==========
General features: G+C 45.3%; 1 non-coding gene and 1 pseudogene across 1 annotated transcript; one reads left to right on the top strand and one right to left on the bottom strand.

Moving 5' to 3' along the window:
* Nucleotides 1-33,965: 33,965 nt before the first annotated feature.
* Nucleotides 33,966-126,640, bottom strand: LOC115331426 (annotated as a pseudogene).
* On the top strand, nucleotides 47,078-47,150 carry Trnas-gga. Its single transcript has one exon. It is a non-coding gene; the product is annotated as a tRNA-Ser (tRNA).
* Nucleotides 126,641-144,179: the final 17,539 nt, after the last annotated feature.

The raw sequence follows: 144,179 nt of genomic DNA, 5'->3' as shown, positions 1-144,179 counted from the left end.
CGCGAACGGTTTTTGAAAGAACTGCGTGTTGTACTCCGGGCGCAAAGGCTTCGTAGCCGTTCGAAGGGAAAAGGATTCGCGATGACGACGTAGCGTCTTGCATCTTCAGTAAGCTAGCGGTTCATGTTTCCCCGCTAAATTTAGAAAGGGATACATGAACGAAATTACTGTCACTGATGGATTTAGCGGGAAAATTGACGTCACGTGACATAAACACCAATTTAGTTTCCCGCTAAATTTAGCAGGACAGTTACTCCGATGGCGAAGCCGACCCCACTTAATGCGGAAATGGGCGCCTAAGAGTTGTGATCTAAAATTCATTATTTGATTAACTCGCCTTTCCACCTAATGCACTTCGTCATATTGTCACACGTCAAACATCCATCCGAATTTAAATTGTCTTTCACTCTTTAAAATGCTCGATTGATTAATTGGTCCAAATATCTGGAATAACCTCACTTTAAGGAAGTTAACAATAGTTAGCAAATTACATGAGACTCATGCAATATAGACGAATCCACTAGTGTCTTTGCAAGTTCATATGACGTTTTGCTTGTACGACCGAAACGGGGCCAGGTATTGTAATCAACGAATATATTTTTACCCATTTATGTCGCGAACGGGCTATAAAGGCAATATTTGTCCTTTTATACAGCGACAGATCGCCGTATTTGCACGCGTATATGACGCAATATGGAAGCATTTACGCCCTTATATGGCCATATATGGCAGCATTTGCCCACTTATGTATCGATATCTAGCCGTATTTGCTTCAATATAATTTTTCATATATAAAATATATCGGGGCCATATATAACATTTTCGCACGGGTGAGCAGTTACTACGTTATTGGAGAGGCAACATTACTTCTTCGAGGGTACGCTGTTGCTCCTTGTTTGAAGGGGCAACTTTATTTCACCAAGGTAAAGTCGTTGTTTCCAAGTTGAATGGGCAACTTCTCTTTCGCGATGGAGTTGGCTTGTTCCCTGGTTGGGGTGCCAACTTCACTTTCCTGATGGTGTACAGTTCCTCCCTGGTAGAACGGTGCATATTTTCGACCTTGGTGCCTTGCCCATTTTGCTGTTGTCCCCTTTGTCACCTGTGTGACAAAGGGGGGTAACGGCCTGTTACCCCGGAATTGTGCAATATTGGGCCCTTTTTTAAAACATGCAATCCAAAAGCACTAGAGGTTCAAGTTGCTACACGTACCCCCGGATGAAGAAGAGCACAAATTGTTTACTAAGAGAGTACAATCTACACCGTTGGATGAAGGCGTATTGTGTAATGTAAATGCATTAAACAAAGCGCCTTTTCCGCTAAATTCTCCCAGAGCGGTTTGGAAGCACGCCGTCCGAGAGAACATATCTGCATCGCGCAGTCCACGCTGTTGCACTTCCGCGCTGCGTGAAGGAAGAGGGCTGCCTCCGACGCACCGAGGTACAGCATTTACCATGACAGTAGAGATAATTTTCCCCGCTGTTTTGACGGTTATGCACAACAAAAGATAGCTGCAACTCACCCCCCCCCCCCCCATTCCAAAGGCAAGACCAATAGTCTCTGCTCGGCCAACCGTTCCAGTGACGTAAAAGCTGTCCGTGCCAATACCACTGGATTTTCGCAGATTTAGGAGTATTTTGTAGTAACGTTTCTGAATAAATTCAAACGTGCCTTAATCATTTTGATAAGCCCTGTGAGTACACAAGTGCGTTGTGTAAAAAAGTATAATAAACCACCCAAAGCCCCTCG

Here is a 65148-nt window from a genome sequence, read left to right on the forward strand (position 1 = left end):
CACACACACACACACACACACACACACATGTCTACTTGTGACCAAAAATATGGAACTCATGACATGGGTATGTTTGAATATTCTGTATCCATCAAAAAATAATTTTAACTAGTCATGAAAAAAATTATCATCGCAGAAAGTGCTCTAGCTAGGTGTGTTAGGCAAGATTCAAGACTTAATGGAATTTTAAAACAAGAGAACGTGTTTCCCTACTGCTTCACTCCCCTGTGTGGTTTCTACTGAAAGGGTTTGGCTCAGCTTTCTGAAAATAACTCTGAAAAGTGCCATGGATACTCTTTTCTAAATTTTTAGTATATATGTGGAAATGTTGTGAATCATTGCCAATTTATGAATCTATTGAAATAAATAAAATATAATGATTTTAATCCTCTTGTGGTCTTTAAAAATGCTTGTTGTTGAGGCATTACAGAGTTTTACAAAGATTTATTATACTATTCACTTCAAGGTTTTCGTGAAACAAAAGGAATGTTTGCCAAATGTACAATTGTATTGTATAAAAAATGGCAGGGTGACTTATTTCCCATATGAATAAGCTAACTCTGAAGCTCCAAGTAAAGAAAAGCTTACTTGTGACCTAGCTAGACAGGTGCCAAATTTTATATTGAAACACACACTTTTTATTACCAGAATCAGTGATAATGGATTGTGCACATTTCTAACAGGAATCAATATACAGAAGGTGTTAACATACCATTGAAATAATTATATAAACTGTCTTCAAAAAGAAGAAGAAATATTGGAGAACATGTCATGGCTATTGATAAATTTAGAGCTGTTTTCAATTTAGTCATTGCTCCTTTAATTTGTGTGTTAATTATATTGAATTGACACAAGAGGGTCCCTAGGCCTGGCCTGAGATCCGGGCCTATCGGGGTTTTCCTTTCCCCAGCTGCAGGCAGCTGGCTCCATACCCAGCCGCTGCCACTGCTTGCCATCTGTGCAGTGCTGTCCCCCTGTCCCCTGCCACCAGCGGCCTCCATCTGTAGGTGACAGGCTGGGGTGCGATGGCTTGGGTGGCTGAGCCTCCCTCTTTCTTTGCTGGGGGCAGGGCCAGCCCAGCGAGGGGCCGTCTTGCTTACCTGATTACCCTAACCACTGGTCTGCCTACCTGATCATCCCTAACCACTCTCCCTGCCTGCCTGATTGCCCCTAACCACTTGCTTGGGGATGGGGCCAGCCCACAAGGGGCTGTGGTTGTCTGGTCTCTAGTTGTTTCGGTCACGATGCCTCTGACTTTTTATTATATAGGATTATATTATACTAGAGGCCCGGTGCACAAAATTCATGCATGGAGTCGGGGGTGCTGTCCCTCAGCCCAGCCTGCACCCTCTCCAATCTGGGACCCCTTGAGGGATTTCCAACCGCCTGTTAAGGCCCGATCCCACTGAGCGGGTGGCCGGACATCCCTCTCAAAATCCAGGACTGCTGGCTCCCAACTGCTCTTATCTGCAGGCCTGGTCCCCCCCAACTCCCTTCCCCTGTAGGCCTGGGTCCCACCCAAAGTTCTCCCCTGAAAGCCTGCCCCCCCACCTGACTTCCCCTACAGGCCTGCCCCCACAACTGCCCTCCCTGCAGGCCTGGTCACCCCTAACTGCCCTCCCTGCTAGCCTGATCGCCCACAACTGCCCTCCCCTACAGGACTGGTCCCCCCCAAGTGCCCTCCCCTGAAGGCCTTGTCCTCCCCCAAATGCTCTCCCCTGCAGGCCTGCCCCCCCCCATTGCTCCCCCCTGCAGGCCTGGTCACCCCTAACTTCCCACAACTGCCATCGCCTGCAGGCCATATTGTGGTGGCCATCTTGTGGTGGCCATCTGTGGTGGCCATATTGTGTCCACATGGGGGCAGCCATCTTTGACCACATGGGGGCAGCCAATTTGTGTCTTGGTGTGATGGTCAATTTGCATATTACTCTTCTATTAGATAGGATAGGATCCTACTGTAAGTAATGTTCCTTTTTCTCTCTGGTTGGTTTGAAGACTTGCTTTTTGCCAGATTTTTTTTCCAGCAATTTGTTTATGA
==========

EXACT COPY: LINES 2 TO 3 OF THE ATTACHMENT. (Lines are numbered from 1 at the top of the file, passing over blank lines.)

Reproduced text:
Moving 5' to 3' along the window:
* Nucleotides 1-33,965: 33,965 nt before the first annotated feature.